Visa Again Capitalizes on International Opportunities in Another Stellar Quarter

Person holds a contactless credit card over a card reader at table set with tea and pastries.

When Visa Inc. (NYSE: V) reported its third-quarter earnings late last month, shares dipped on the news even though the company delivered a repeat performance in a long line of strong showings. While shares did trend downward after the quarterly report, the company's stock price is still up more than 21% year to date and more than 40% over the trailing 12 months. Even the company's most spoiled investors should be pleased with returns like that.

In the quarter, net revenue rose to $5.2 billion, a 15% increase year over year, and adjusted earnings per share (EPS) grew to $1.20, a 39% increase year over year. The strong top- and bottom-line growth was powered by strong growth in total payments volume -- the amount of money that travels across Visa's payment network -- to $2.1 trillion, a 13% increase year over year. Also in Q3, processed transactions, the number of times a Visa-branded product was used to facilitate a transaction, rose 12% to 31.7 billion. What stood out was that Visa's international numbers easily outshone its domestic growth, an ongoing trend for the company.

Data source: Visa Inc.

Visa's international success

Underlining the strong showing in foreign markets was Visa's 14.5% increase in payment volume in international markets, higher than the company average and significantly higher than its 10% domestic payment volume increase. In Q3, international transaction revenue grew 16% to $1.83 billion. Visa CEO Al Kelly acknowledged the international trends in the third quarter conference call :

While Visa seems to be growing strong in most of its foreign markets, the biggest opportunities seem to come from Europe and India.

Europe's "substantial runway for growth"

Perhaps the single brightest spot for Visa remains in Europe, where its integration of Visa Europe continues ahead of schedule and is possibly more lucrative than originally thought. In the conference call, CFO Vasant Prabhu said Visa Europe would be accretive at "double-digit levels" this fiscal year, a full two years ahead of schedule. But Prabhu did not think that Europe's increasing contribution to the top and bottom lines was about to end anytime soon. He said: "With the integration phase complete, we're entering the growth phase. We have many attractive opportunities for growth across Europe."

Among these "attractive opportunities for growth" in the continent is the high use of cash in some markets. Kelly pointed out that cash is still used for about 60% of consumer transactions in Italy, Poland, and Spain. In addition, Visa Europe's legacy business was heavily concentrated in a few European markets, leaving others underpenetrated. Visa believes it can make strong headway in these markets, where localized solutions exist due to its "competitive advantages" from its "innovative investments and digital capabilities."

Finally, Visa believes it will have more pricing power when the technical migration is completed this calendar year. The migration will mean Visa will be able to offer a better payment network, as well as additional security and analytical features. The reliability issue was highlighted further when Kelly had to address an issue concerning a partial disruption experienced on Visa Europe's legacy network in early June. VisaNet, Visa's global network, is more reliable with greater redundancy built in the network.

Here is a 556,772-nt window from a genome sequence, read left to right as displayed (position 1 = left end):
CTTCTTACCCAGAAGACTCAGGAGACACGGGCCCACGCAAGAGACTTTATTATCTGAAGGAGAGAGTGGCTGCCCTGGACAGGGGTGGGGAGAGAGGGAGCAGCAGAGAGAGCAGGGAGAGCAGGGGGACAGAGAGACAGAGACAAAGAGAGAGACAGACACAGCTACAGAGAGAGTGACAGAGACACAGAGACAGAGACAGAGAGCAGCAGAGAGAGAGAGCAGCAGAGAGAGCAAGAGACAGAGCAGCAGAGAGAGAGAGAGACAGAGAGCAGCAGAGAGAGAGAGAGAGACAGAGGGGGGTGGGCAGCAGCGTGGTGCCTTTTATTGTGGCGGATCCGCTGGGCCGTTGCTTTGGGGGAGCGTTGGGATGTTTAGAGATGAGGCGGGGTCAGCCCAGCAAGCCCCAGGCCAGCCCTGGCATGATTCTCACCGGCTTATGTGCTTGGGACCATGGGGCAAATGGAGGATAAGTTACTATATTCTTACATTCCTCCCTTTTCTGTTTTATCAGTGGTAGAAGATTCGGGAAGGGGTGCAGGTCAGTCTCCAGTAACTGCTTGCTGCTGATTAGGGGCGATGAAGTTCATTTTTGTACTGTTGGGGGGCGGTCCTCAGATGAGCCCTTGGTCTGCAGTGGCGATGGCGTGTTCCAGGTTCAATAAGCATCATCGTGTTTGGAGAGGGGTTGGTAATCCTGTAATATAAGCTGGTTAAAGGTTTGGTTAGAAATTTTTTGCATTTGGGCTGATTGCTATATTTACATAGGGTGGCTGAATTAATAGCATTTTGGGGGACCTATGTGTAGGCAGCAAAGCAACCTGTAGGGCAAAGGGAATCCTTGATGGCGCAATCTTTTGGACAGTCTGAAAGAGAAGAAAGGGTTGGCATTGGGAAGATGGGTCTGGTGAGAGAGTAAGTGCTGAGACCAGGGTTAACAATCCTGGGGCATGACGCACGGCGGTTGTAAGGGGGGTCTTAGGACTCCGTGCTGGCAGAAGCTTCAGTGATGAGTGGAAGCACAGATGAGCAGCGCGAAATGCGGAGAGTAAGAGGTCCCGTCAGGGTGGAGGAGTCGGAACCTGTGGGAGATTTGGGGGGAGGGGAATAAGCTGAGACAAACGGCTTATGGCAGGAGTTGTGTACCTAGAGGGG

Strong growth continues in India

In Q3, Visa saw payment volume increase "well over" 20% in India, which comes while lapping even higher growth rates in 2017. Kelly said the company remained engaged in "productive dialogue" with India's regulators on issues such as debit pricing and data concerns. For now, Prabhu reminded investors, Visa controls more than 50% of the market share in India and that the company was "well-positioned" to continue that growth. When talking specifically about some of the levers Visa might pull in the region, he said:

Visa goes global

Visa has now been a public company for over 10 years. In that time, its shares have returned over an astounding 800%, almost six times what the S&P 500 index has returned in the same period. Yet with the company growing in markets around the world, it's hard to imagine the company's market-beating returns coming to an end any time soon. Indeed, I believe management has shown a clear path of growth ahead in some of the world's largest markets -- markets where cash still plays outsized roles in the local economy. Visa remains one of the most obvious players to benefit from the world's shift to digital and electronic payments, and judging by Visa's third-quarter results, that trend seems to have a long runway of growth ahead still.

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Matthew Cochrane has no position in any of the stocks mentioned. The Motley Fool owns shares of Visa. The Motley Fool has a disclosure policy .

The views and opinions expressed herein are the views and opinions of the author and do not necessarily reflect those of Nasdaq, Inc.

The views and opinions expressed herein are the views and opinions of the author and do not necessarily reflect those of Nasdaq, Inc.

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